As part of the requirements for this election, the taxpayer must use the same accounting method on its applicable financial statements (AFS). AFS can be thought of as being audited, reviewed, or compiled financial statements. If none of those apply, the taxpayer’s books and records must be kept in accordance with this tax accounting method.
For those dealers under the $25 million threshold, this method would generate a large tax deduction equal to the cost of their vehicle inventory. The financial statement conformity requirement may present a challenge. Dealers will likely have to request permission from their lenders to present financials that deviate from Generally Accepted Accounting Principles.
Keep in mind also, that for purposes of the average annual gross receipts test, the dealership and the RFC would be aggregated so that car sale revenues and finance income would both count toward the threshold.
Businesses will be entitled to expense 100 percent of the qualified property placed in service after Sept. 27, 2017 and before Jan. 1, 2023. Beginning Jan. 1, 2023, the amount of qualified property a business will be able to expense will decrease 20 percent per year. Most used property will also qualify for this 100 percent write-off.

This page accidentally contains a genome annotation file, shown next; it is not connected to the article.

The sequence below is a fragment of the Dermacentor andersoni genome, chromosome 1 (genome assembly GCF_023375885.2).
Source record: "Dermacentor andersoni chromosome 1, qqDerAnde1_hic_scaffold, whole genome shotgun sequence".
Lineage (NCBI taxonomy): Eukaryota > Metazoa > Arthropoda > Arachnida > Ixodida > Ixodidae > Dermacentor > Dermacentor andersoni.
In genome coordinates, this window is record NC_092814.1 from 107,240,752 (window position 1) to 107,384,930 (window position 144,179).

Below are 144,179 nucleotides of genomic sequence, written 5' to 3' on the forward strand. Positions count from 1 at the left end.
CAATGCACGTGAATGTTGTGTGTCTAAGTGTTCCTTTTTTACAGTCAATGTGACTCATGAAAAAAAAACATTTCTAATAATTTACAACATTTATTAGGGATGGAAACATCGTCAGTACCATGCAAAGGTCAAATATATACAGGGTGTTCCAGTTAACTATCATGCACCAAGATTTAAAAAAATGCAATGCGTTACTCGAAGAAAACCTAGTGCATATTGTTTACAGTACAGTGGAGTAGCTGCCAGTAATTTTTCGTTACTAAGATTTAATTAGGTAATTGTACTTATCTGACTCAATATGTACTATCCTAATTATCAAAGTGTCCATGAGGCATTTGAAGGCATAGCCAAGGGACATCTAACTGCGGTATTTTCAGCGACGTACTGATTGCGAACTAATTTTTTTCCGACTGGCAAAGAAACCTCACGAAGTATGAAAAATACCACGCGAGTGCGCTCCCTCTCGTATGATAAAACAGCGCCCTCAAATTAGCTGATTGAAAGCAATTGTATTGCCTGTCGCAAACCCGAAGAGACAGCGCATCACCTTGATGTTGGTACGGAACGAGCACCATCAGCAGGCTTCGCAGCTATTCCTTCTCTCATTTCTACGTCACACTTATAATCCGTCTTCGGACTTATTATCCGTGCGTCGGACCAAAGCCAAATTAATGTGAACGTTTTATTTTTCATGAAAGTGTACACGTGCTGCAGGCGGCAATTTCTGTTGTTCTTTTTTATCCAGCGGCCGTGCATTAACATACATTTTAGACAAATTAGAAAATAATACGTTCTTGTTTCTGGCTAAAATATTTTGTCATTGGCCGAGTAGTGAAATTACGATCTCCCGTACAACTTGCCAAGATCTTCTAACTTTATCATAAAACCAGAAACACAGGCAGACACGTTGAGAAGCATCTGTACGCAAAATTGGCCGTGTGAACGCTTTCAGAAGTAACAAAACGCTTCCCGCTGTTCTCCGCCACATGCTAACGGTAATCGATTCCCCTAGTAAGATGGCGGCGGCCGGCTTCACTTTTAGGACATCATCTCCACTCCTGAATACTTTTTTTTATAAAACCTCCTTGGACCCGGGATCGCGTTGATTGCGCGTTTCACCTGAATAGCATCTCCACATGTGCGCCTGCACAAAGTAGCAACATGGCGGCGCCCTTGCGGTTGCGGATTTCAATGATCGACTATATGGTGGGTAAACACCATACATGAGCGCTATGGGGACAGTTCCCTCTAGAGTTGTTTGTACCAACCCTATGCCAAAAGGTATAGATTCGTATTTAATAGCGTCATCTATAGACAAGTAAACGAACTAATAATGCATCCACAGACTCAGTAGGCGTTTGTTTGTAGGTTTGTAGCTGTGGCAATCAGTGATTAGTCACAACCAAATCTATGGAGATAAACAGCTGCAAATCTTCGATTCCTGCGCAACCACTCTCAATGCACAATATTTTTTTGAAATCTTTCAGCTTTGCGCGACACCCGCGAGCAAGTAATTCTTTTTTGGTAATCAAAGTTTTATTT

The overall good news is that dealers can now continue to take bonus depreciation on new capital expenditures, and the benefit is extended to the acquisition of used property. However, in determining when and how much bonus depreciation to generate, dealers will want to consider the impact the additional deductions might have on other tax-related items.